A disturbed, gynophobic loner, Norman, has a secret love, quite literally, and on St. Valentine's Day he's going to make sure that Elena stays with him forever. Realising that something terrible is about to happen to her, Elena summons the last of her fear fuelled adrenalin and fights back but in so doing leaves her freedom hanging just out of reach and sealing her own isolated fate. Written by
Two plot twists and a genuinely haunting ending. What more could you want from a 5 minute horror short?
Romantic Hideaway is one of the best films to come out of the 50 kisses competition. In just 5 minutes, this story reminiscent of the Fritzl case, manages two plot twists and a truly haunting ending. Andrew T. Wright uses dramatic horror conventions brilliantly, tricking the audience into a false sense of security from the start and slowly revealing more and more of the horror that has gone on in this house.
The film starts with a mysterious tone as Norman (Donie Ryan) prepares a Valentines Day breakfast for his sweetheart Elena (Pagan McGrath). It is only when Norman turns around, and we get to see him in full, that the creepiness of his character is immediately apparent. Hats off to Donie Ryan for being able to show this in just a posture and a facial expression.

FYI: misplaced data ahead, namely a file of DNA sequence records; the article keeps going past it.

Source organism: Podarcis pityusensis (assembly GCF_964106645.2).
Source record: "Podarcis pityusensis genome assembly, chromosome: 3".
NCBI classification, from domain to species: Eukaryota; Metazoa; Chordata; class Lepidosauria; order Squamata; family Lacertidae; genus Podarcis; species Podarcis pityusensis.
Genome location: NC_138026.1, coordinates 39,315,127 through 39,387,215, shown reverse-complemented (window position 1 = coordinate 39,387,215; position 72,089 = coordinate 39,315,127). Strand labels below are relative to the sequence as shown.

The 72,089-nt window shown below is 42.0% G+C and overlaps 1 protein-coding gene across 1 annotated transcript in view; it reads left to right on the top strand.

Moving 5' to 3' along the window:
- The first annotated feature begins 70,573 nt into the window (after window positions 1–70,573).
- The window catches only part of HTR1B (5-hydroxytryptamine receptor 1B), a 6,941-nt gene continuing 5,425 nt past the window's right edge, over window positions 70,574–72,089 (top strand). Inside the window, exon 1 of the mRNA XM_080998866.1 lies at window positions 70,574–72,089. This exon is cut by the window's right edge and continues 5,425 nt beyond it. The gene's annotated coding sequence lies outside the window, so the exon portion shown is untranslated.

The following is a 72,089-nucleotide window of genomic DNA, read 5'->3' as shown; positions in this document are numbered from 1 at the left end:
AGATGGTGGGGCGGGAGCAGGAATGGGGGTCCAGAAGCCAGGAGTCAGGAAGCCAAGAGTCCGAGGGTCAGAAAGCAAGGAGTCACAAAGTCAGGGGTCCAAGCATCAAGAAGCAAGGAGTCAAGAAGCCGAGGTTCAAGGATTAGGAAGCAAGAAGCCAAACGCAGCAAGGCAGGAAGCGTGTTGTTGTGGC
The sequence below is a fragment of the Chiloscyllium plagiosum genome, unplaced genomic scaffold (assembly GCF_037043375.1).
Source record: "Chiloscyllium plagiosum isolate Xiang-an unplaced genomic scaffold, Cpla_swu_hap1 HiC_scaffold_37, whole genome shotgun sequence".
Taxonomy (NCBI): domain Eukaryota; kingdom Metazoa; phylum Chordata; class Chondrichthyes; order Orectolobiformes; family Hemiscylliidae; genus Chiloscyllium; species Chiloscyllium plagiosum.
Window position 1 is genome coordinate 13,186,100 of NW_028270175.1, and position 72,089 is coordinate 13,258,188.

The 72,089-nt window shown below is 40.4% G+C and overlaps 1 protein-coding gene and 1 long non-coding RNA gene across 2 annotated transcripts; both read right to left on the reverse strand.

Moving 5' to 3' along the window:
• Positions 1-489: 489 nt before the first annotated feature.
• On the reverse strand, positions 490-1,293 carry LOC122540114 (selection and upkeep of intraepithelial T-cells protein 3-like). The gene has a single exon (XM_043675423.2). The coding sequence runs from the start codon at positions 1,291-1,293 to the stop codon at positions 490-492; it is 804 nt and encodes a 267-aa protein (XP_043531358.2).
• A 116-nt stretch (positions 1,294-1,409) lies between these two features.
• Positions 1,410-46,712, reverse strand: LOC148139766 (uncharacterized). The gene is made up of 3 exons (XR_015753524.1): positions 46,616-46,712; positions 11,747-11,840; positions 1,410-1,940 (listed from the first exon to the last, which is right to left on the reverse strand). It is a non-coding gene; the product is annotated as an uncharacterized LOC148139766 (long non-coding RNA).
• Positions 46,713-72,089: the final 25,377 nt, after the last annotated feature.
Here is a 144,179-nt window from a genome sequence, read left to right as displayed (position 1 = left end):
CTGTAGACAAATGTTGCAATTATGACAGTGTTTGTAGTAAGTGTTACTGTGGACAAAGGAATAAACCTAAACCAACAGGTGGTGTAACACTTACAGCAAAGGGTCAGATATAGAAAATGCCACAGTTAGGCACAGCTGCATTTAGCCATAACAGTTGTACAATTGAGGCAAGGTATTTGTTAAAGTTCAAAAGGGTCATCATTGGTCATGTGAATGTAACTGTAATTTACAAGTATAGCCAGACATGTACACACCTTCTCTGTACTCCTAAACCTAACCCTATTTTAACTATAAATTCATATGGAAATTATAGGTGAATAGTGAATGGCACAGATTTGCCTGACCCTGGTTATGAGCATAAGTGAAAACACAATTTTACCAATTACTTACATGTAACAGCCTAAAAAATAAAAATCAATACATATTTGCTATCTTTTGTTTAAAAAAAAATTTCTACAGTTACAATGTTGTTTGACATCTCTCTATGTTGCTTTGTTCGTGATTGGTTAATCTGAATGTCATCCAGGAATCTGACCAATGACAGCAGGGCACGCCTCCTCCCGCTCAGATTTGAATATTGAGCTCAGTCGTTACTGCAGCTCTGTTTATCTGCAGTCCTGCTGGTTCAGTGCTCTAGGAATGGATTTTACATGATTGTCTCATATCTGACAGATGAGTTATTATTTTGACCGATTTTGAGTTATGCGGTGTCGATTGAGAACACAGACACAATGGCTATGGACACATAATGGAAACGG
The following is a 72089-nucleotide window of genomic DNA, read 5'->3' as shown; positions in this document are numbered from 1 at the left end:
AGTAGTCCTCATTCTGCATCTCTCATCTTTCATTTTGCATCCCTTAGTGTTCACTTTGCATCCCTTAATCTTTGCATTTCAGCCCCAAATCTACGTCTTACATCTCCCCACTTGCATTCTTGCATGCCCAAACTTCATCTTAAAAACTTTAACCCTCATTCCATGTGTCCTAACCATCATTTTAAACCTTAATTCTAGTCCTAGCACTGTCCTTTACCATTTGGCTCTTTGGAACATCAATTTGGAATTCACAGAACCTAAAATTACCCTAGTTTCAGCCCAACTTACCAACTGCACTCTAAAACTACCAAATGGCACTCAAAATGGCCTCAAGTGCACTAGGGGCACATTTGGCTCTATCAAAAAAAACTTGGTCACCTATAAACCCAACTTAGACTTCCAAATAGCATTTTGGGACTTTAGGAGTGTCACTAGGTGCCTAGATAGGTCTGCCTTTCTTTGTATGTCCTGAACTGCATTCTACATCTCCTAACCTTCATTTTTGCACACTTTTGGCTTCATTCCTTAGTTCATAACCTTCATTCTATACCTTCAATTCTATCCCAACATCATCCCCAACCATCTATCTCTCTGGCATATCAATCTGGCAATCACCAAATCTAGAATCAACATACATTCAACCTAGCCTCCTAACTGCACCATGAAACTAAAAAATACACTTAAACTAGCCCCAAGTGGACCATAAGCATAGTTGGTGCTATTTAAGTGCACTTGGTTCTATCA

The sound design in Romantic Hideaway plays a vital role in creating a tense and sinister atmosphere. The combination of sound and jump cuts are used particularly well when we first see Elena, conveying the terrible state she is in superbly. The set design and lighting are also essential in doing this and although the mutilated dolls may be a little obvious, the shots of sodium chloride injections are uniquely shocking.
Romantic Hideaway is a confidently directed and professionally put together short that proves that a lot can be done with only a small budget, a single location, two actors and five minutes.
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